Searches on peer-to-peer exchanges such as LimeWire and Morpheus this week returned long lists of files whose titles incorporate "Harry Potter," the hero of the expected movie blockbuster based on the best-selling novels by J.K. Rowling. Few of those files, if any, represent the genuine article, however.
A random sampling of peer-to-peer sites taken by CNET News.com this week turned up many trailers for the movie as well as a handful of mistitled movies, but no working full-length versions of the film.
"We have found that popular titles often show up on peer-to-peer exchanges in advance of the theatrical release, but a high percentage of them turn out to be pornography," said Aaron Fessler, a spokesman for MediaForce, an online anti-piracy company that works with copyright holders to track down and remove unauthorized files from the Web. "There were reports that 'American Pie II' was available before the domestic release, for example, but all of those turned out to be fakes."
MediaForce declined to comment on whether it has found full-length versions of the Harry Potter film online.
MediaForce each month publishes a list of the most-pirated movies found online, a report that routinely includes first-run movie titles. Although the company does not verify the content of each file, it uses techniques that cross-reference the file title with the file size to eliminate fake results.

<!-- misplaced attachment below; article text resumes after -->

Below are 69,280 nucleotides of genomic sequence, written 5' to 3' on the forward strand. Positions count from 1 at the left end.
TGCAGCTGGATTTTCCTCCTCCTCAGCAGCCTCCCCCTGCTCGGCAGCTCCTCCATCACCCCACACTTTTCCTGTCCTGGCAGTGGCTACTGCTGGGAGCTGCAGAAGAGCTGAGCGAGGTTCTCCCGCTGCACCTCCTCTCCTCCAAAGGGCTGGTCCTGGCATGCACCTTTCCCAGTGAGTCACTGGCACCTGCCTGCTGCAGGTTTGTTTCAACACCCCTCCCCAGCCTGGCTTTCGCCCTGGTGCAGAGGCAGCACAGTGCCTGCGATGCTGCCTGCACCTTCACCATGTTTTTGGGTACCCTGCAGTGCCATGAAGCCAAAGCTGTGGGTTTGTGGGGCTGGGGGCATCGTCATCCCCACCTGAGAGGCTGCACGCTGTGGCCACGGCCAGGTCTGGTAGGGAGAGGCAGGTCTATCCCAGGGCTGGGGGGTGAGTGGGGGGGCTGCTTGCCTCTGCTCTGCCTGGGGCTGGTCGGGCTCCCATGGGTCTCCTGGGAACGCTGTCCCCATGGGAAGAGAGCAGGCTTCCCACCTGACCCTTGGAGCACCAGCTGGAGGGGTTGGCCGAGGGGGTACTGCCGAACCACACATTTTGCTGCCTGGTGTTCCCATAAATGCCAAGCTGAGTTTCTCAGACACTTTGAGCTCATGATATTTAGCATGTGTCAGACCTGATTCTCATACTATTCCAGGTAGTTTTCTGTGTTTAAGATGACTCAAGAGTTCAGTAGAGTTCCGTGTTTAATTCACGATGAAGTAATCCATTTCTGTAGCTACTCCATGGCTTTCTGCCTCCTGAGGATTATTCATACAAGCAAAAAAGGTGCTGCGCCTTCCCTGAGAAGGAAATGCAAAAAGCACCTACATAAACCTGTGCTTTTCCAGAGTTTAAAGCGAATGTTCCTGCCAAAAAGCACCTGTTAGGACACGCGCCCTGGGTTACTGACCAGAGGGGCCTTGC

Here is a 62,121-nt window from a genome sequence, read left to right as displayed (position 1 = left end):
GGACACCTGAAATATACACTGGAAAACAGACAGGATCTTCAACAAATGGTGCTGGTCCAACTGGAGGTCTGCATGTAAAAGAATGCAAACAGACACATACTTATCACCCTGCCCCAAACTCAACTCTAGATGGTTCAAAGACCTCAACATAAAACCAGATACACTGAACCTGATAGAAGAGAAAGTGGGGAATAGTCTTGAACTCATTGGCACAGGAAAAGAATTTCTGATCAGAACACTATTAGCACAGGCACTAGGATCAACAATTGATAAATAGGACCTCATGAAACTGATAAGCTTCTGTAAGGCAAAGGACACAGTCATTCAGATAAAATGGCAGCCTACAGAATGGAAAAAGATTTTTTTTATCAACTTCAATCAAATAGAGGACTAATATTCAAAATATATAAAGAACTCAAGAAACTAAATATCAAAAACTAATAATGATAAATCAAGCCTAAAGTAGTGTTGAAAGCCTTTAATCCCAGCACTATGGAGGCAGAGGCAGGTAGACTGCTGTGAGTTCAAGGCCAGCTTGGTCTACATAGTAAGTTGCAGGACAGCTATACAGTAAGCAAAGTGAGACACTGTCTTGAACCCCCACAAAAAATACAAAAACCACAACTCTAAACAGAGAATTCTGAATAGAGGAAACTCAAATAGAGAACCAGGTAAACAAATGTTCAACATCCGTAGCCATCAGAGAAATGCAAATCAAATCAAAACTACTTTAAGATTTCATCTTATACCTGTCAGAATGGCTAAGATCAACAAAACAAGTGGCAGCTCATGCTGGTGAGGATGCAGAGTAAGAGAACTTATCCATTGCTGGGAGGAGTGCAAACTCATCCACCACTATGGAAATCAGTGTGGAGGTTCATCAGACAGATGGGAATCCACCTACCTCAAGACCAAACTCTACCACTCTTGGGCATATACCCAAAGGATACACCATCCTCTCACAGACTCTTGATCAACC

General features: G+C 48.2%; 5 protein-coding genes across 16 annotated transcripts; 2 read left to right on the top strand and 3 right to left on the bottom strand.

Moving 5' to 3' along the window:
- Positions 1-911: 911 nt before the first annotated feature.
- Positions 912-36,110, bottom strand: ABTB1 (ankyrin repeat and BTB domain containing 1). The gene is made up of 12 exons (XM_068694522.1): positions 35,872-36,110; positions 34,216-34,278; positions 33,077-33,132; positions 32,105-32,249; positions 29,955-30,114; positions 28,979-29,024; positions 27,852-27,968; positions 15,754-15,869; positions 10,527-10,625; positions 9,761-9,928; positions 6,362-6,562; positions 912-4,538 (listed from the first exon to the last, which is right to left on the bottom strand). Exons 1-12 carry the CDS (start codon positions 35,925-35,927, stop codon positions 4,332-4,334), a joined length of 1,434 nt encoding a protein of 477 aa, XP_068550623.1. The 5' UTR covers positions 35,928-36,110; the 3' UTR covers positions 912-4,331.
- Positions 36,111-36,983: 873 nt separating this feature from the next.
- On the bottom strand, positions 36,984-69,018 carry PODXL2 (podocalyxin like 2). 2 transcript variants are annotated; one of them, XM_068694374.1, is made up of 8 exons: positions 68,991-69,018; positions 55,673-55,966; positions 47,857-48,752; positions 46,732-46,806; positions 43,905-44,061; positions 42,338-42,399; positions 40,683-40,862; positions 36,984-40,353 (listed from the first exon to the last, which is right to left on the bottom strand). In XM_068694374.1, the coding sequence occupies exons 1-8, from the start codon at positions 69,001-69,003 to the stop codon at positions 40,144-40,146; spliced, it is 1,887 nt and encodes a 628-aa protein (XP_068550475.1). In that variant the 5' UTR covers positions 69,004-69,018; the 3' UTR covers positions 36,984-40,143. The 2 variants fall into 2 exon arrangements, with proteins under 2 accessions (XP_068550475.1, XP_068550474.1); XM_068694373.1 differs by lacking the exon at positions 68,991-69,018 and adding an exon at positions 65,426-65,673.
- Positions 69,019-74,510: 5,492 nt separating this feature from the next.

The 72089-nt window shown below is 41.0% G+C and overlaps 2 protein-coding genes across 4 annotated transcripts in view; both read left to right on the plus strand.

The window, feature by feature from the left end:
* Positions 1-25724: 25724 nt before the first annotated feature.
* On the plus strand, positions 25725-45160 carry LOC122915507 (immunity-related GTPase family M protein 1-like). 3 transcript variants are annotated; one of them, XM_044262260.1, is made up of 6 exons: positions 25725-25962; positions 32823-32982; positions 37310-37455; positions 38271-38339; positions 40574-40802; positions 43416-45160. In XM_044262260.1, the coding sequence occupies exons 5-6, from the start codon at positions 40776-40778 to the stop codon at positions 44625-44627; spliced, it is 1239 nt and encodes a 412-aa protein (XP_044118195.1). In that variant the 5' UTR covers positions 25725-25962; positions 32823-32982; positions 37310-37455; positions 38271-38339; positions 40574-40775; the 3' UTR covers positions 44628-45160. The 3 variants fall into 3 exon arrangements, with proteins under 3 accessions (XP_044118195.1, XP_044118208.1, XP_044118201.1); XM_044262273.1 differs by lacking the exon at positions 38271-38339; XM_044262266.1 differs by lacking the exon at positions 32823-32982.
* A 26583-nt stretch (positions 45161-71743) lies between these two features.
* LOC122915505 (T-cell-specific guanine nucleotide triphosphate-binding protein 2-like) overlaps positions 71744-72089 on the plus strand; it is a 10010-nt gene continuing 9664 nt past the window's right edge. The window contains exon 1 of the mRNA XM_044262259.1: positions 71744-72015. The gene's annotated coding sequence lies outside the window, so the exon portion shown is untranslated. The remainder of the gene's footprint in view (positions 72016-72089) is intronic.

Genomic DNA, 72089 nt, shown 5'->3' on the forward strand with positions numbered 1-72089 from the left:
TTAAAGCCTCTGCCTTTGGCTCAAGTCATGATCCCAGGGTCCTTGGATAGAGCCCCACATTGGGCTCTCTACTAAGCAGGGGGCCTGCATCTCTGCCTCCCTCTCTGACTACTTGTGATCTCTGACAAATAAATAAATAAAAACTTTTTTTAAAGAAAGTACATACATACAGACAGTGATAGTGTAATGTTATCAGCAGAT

The top three pirated films reported by MediaForce for the month of August were "American Pie," "The Fast and the Furious" and "Shrek."
Copies of Warner Bros.' "Harry Potter and the Sorcerer's Stone" reportedly hit the Web shortly after its premier last week in London, a viewing that may have offered pirates the opportunity to videotape the film from the screen.
Warner Bros., an AOL Time Warner subsidiary, referred calls to the Motion Picture Association of America (MPAA).
MPAA spokeswoman Emily Kutner said that Warner Bros. has not distributed "screener" copies of the Harry Potter movie, referring to promotional videotaped copies of films that have been identified as an early source for pirated material in the past.
As of Wednesday, the MPAA had sent one notice to an Internet service provider to take down copyrighted Harry Potter material, she said, but added that the request was not for the full length feature film.
Although the group has been watching closely for leaked copies of the film, it has yet to find one.
"We do expect to find it eventually," Kutner said, "but so far we haven't found anything other than pornography."